BACKGROUND: Women with a history of hypertensive disorders of pregnancy (HDP) are at increased risk of hypertension, cardiovascular disease, and type 2 diabetes. Offspring from pregnancies complicated by HDP also have worse cardiometabolic status in childhood and young adulthood, but the offspring risk of clinical hypertension in adulthood is largely unknown.

    METHODS: We studied 13,893 first-born adult offspring (49.4% female) who attended a structured population-based primary care visit (The Västerbotten Health Survey) at age 40 years in Sweden between 1994 and 2013. Data on maternal HDP were collected from a population-based birth register. We investigated the association between maternal HDP and the risk of adult offspring hypertension and worse cardiometabolic risk factor status utilizing multivariable poisson and linear regression models. We also conducted a sibling comparison, which inherently accounted for familial factors shared by siblings (N = 135).

    RESULTS: Offspring participants of women with HDP (N = 383, 2.8%) had increased relative risk of hypertension (1.67, 95% confidence interval: 1.38, 2.01) and also higher mean body mass index, systolic blood pressure, diastolic blood pressure, and worse 2-hour 75 g oral glucose tolerance test result at age 40 years. No difference was observed for serum cholesterol. Point estimates for the cardiometabolic risk factors were attenuated in the sibling analyses.

    CONCLUSION: Offspring born to mothers with a history of HDP are on an adverse cardiometabolic trajectory and should be considered as concomitant targets for primordial prevention of hypertension in the maternal post-pregnancy period.

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  • 7.
    Macmahon, Stephen
    et al.
    George Institute for International Health, University of Sydney, Sydney, New South Wales, Australia.
    Alderman, Michael H.
    Albert Einstein College of Medicine, Yeshiva University, New York, New York, USA.
    Lindholm, Lars Hjalmar
    Umeå universitet, Medicinska fakulteten, Institutionen för folkhälsa och klinisk medicin, Allmänmedicin.
    Lisheng, Liu
    Chinese Academy of Medical Sciences, Fu Wai Hospital, Beijing, China.
    Sanchez, Ramiro A.
    Instituto de Cardiologia y Cirugia Cardiovascular, Universidad "Dr René G Favaloro," Buenos Aires, Argentina.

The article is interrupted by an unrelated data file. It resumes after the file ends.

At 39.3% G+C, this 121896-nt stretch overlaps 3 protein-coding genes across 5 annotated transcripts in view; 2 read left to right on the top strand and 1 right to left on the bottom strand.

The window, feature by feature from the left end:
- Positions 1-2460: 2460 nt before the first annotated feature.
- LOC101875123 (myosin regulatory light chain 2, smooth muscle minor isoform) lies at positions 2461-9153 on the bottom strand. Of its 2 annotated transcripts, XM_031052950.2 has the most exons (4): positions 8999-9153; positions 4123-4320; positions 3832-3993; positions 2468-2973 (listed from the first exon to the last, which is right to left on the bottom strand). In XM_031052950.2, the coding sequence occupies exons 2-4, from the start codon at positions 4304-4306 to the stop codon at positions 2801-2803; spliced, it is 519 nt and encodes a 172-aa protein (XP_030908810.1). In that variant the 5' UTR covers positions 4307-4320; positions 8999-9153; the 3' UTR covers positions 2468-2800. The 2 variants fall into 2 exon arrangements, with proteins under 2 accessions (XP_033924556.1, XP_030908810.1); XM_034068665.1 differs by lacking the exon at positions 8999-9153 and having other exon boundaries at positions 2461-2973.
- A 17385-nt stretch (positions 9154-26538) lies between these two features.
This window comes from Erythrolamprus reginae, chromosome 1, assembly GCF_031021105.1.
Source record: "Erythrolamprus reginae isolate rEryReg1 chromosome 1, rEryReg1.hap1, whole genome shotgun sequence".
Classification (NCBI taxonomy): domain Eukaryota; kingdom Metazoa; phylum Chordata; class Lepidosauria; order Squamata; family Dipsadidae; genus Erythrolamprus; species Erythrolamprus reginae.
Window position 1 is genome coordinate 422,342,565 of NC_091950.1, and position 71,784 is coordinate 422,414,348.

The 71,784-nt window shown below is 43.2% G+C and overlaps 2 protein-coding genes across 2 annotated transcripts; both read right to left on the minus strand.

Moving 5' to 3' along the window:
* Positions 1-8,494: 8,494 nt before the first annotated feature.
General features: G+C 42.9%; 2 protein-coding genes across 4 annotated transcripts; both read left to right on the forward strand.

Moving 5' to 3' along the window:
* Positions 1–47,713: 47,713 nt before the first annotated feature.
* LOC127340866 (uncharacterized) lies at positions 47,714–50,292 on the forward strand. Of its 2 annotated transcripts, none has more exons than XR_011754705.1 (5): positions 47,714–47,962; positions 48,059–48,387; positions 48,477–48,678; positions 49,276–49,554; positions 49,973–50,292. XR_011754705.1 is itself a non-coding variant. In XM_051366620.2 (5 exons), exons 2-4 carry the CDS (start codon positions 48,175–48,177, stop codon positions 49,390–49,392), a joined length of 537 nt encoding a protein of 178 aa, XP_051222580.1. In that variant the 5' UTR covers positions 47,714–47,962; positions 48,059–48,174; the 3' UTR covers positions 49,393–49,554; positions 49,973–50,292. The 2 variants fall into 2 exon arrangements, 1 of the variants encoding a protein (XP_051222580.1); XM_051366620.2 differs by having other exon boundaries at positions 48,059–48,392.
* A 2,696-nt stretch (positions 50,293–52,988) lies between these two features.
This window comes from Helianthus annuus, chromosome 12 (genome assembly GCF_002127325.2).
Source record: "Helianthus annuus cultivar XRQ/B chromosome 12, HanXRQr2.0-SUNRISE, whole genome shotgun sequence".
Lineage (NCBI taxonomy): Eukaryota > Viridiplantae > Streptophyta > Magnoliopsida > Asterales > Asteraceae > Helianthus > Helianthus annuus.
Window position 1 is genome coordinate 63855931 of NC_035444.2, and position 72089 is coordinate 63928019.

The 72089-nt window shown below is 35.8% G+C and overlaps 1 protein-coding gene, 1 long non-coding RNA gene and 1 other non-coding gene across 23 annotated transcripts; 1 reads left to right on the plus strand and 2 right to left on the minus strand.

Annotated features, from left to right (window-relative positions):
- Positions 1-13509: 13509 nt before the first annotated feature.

Seedat, Yackoob K.
    Nelson R Mandela School of Medicine, University of KwaZulu Natal, Durban, South Africa.
    Blood-pressure-related disease is a global health priority2008Ingår i: American Journal of Hypertension, ISSN 0895-7061, E-ISSN 1941-7225, Vol. 21, nr 8, s. 843-844Artikel i tidskrift (Refereegranskat)
  • 8. Okin, Peter M
    et al.
    Hille, Darcy A
    Kjeldsen, Sverre E
    Lindholm, Lars H
    Umeå universitet, Medicinska fakulteten, Institutionen för folkhälsa och klinisk medicin, Allmänmedicin.
    Edelman, Jonathan M
    Dahlöf, Björn
    Devereux, Richard B
    Greater regression of electrocardiographic left ventricular hypertrophy during hydrochlorothiazide therapy in hypertensive patients2010Ingår i: American Journal of Hypertension, ISSN 0895-7061, E-ISSN 1941-7225, Vol. 23, nr 7, s. 786-793Artikel i tidskrift (Refereegranskat)
    Abstract [en]

    Background 

    Treatment of hypertensive patients with a losartan-based regimen was associated with greater regression of electrocardiographic (ECG) left ventricular hypertrophy (LVH) than atenolol-based therapy in the Losartan Intervention for Endpoint Reduction in Hypertension (LIFE) study, independent of blood pressure (BP) changes. However, whether concomitant hydrochlorothiazide (HCTZ) therapy in >70% of LIFE patients was associated with greater regression of LVH independent of BP changes and whether this effect differed between treatment arms has not been examined.